Lapse of Memory (1991)


After a terrible accident, a psychiatrist has to help Bruce to regain his memory. In flashbacks, we learn that his family had to flee from New York City, after his father uncovered a large case of corruption. Bruce didn’t know this for most of his life, until he found a passport with a different name in it. After the first shock, he tries to continue living like a normal teenager. Unknowingly, his cute little girlfriend “Patrick” brings them in danger.

Director: Patrick Dewolf. AKA Mémoire traquée.
Writers: Robert Cormier (novel), Patrick Dewolf, Philippe Le Guay, John Frizzell, Patrick Dewolf & Philippe Le Guay (dialogue).
Stars: John Hurt, Marthe Keller, Mathew Mackay, Kathleen Robertson, Marion Peterson, Serge Dupire, Bob Watson Barr, Terry Haig, Gordon Masten, Michael McGill, Jude Beny, John Lambert.


Note: Big, big thanks to John W. for sending me a copy of this insanely rare movie.

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  1. Jonathan Shapiro
    January 18, 2021

    What a great find. Very interesting how this was the second adaptation of Robert Cormier’s novel I Am the Cheese in less than 10 years.

    Keep these Canadian films coming! We’re very apathetic about our cinematic legacy for the most part, but these movies need to be shared.

  2. Simon H
    January 19, 2021

    Although the majority of the dialogue is in English and the basic plot can be followed there is quite a bit of dialogue in French and it’s frustrating that there are no subtitles.

    • Jon W.
      January 20, 2021

      I noticed that, I’ll see if I can put up a new version with subs for those parts soon.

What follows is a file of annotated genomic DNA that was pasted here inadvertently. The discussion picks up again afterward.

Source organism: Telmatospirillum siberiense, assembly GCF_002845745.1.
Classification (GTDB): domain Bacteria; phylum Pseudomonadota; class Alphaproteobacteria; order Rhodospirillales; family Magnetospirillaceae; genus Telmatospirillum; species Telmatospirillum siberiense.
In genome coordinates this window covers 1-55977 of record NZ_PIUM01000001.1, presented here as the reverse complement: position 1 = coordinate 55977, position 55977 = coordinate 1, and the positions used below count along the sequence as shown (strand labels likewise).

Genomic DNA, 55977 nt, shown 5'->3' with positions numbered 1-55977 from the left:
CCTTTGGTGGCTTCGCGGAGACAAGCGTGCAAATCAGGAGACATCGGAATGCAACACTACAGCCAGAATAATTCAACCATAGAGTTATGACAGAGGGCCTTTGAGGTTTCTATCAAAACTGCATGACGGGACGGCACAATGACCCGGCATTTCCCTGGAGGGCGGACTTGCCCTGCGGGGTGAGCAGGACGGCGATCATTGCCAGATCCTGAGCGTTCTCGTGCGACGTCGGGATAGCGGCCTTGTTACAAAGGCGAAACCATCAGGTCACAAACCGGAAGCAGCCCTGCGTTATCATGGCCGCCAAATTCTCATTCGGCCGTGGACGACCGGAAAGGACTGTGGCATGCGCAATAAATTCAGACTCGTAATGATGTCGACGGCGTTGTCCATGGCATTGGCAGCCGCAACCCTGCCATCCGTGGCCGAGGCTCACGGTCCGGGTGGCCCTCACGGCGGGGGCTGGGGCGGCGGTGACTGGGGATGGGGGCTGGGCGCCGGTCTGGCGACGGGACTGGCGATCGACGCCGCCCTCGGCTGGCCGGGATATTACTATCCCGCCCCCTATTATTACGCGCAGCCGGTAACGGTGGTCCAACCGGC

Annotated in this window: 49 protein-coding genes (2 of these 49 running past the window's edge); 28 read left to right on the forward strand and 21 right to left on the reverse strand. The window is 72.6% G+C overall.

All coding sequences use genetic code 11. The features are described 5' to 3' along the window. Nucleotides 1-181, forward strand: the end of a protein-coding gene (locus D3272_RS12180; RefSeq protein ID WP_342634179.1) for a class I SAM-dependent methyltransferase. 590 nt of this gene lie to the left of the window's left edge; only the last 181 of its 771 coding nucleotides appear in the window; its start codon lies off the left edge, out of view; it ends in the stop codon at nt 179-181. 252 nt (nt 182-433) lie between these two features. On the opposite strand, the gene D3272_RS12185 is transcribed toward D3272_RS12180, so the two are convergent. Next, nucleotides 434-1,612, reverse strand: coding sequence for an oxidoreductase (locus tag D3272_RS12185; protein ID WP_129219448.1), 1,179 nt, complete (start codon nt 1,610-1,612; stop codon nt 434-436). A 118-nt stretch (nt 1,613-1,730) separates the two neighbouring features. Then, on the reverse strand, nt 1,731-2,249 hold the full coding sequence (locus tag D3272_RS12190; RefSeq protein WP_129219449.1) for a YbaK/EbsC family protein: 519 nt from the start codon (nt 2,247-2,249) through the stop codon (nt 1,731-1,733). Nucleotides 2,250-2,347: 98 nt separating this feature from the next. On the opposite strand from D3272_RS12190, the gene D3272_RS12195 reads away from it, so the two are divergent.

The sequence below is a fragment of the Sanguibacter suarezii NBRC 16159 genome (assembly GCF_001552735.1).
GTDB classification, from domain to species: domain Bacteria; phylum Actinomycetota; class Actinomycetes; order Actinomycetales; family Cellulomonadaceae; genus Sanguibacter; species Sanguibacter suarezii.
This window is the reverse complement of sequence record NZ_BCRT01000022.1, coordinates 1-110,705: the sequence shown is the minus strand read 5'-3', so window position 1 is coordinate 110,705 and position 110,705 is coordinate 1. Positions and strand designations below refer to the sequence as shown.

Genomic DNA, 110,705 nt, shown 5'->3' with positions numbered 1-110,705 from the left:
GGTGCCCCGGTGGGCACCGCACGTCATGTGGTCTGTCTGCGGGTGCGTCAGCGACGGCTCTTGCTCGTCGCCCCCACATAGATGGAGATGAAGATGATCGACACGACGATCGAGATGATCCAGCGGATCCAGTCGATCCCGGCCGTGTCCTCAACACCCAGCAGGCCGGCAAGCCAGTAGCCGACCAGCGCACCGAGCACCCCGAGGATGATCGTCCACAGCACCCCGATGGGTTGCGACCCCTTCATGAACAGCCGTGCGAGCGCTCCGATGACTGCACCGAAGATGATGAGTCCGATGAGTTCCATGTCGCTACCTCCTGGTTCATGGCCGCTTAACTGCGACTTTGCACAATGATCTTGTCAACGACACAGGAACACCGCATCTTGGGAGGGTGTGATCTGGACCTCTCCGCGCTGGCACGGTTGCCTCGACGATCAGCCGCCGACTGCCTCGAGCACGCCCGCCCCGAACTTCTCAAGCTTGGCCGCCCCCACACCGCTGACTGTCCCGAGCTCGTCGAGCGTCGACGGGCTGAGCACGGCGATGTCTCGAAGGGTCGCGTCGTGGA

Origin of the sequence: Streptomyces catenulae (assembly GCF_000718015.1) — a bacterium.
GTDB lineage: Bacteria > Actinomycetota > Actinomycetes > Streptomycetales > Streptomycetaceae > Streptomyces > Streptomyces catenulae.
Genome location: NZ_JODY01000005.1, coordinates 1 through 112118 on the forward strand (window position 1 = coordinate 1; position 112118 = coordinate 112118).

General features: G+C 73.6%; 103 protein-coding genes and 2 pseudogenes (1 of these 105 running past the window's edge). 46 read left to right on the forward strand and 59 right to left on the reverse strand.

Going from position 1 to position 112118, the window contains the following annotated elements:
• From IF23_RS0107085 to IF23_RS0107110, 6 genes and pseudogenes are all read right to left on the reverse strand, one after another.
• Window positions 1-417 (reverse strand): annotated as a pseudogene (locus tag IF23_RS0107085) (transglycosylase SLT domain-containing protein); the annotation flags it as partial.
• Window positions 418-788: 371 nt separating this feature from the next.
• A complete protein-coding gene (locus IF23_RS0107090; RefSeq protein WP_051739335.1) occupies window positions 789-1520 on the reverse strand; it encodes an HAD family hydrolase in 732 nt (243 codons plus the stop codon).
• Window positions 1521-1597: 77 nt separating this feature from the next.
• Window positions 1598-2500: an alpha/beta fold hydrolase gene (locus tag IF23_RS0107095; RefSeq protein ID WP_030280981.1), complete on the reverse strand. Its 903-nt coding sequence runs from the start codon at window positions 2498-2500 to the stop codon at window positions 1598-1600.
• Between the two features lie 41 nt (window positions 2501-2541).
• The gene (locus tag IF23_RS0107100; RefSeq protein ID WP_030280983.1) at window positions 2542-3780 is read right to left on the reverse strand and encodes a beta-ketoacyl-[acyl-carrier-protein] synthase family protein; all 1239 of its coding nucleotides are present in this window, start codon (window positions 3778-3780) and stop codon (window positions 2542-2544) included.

3. Patrick Trimble
    January 30, 2021

    Asa devotee of the Cormier novel & the first 1983 film (entitled I AM THE CHEESE), I was glad to see this ultra-rare Canadian version but deeply bothered by the idea that this adaptation has very little in common with Cormier’s young-adult thriller. Instead of a horrific slow build to an ambiguous ending, this film quickly reduces its story to yet another “love conquers all” conclusion that hardly satisfies the mossaic style of the novel or the terror of Bruce’s true plight. A deep thanks for Jon for tracking this version down, but I have to recommend the original book or 1983 movie..

  4. Colter
    April 1, 2021

    I’ve been looking all over for this movie! It makes no sense that a movie with John Hurt in it should be so rare.
    This has to be the best adaptation of a Cormier novel I’ve watched so far. Yeah, the movie in general differs from the story quite a bit, and the ending is still happier than it should be, with all the loose ends tied up, but it seems to me that the director at least tried to nail that dark tone, and succeeded better than most directors have in the past with his work, especially with that revelation of how the lead lost his memory.
    I’ve always loved this sight, but this film you’ve provided is a real jackpot!

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